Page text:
AMD might not have had a steller history because of competition with Intel but having top engineers at management position is a right foot forward. Brick and mortar servers/storage are suppose to be next big thing for semiconductors.
@Fottemberg, his comments lately have not been positive. I do remember when AMD had a better part with Opteron compared to Pentium4 and Dell was the last OEM to adopt it. The anti-trust lawsuit found Intel guilty and emails between Intel and Dell executives were used to prove it. I would imagine Intel would be more subtle today.
I think that Norrod is an ARM fan. From an old article: "We think ARM is a potentially relevant technology to several sets of core customers. Our customers are echoing the same thing and asking us to help in this evaluation. What's interesting about ARM is not what's available today, but what may be available in 18 to 24 months", Norrod said. ( http://www.cnmeonline.com/news/dell-reaches-for-the-cloud-with-new-prototype-arm-server/ )
In my opinion, Dell is/was forced by Intel to invest in x86 CPU instead of ARM SoC. Because of that Norrod has left Dell. Do you remember when Intel persuaded Dell to use Intel CPUs instead of AMD CPUs, some years ago? :)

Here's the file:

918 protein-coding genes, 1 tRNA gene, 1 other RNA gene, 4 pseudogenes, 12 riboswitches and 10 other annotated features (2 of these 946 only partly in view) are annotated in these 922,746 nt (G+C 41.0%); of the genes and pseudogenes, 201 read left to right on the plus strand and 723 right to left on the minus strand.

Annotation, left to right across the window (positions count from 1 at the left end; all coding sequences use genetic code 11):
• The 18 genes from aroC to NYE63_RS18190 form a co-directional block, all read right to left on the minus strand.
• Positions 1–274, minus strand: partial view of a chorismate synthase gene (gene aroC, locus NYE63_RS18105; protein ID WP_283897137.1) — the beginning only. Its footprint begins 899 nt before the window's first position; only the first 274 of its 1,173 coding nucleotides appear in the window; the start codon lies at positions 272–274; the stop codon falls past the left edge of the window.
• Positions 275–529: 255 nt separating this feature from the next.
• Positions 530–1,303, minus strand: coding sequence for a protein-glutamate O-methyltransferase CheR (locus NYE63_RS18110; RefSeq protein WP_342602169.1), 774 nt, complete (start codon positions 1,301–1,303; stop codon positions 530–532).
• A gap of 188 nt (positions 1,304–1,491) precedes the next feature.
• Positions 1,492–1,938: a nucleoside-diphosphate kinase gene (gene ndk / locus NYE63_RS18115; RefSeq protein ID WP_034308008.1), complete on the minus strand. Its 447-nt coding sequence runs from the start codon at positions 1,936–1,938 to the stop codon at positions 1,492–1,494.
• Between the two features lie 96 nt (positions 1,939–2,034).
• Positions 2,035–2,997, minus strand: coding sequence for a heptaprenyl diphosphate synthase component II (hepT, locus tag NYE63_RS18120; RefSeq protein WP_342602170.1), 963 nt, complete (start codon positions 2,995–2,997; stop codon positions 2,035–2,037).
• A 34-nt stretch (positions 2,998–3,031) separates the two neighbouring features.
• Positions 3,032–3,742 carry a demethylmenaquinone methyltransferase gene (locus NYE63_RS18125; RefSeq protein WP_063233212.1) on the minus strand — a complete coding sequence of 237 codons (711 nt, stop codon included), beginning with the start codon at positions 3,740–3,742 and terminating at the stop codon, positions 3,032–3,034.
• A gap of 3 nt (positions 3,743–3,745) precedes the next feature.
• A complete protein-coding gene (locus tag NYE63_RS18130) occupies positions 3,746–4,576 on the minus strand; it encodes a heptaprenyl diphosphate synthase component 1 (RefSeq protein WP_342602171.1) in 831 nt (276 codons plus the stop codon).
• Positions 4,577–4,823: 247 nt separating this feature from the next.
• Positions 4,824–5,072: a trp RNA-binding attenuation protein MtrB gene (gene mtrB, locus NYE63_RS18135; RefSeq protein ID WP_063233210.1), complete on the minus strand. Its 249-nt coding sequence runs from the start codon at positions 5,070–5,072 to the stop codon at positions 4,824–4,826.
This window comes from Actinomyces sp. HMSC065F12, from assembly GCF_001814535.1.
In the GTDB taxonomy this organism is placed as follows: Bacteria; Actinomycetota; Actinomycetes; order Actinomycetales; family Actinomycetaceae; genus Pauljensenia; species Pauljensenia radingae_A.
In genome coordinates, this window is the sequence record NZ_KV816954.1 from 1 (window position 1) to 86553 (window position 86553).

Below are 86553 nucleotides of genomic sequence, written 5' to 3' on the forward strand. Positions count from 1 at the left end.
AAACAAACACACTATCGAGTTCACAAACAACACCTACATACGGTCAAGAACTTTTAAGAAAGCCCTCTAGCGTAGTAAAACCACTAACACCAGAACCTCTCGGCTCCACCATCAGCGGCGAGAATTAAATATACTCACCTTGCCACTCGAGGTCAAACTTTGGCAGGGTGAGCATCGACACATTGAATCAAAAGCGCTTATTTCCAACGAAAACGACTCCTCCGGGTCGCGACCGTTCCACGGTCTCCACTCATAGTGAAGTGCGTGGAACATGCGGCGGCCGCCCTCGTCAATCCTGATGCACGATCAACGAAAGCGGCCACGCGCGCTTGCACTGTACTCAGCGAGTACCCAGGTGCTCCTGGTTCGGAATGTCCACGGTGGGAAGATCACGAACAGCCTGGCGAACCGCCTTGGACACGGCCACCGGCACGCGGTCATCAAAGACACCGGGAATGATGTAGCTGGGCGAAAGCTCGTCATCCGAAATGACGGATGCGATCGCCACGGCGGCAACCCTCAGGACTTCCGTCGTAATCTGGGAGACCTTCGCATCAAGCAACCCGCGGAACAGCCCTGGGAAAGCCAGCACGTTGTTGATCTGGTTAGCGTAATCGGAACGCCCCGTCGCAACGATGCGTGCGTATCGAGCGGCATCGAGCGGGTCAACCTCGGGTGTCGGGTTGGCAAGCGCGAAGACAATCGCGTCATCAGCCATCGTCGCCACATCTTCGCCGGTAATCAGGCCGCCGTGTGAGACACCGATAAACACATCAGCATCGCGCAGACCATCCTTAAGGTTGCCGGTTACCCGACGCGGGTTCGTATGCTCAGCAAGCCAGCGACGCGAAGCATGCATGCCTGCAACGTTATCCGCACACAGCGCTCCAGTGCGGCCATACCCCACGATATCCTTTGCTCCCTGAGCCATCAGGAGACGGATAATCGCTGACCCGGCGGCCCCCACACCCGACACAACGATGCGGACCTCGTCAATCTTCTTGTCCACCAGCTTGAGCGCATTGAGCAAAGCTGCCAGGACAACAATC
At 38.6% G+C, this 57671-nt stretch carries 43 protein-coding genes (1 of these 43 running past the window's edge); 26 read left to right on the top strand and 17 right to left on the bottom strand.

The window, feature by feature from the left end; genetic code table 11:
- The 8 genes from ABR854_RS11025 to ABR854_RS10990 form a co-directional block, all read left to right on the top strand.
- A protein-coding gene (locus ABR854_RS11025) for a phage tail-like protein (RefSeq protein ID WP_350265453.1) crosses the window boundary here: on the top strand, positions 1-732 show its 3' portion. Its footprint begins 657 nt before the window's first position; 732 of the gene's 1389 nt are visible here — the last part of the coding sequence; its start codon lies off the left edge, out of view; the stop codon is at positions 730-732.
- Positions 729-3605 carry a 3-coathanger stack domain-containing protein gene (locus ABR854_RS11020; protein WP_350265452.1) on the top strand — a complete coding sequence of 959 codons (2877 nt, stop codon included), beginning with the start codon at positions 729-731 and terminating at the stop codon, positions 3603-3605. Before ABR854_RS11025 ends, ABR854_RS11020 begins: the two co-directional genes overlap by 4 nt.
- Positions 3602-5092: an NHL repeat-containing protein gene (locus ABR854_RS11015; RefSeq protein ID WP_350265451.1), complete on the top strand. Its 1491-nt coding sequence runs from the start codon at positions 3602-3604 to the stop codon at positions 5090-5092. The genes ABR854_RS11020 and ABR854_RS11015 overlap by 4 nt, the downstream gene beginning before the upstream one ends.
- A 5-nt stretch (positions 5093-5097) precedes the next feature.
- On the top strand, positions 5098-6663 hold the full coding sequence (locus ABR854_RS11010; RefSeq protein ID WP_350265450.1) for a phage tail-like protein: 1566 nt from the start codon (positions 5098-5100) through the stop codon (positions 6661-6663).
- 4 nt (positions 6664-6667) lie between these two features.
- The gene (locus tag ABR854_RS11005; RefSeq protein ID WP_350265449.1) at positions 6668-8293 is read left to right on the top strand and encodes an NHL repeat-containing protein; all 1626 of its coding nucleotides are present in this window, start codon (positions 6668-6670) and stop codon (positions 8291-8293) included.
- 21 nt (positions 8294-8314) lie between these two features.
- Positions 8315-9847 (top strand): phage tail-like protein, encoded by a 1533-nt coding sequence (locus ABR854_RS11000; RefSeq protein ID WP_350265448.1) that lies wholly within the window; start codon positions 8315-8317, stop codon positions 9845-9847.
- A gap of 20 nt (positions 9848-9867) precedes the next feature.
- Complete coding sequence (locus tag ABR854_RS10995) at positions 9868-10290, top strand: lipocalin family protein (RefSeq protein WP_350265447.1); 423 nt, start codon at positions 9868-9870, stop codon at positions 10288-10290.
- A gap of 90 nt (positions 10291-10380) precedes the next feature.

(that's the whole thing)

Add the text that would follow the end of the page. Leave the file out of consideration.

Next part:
I would not be surprised if Norrod was forced out at Dell. Under his watch his rival HP has innovated with their moonshot, discover program and is putting a pretty neat story around private clouds. Dell has been left standing still.
And as the article pointed out, he has said quite a few hypocritical things. If he does not believe in ARM then why join AMD?
What are the engineering and design challenges in creating successful IoT devices? These devices are usually small, resource-constrained electronics designed to sense, collect, send, and/or interpret data. Some of the devices need to be smart enough to act upon data in real time, 24/7. Specifically the guests will discuss sensors, security, and lessons from IoT deployments.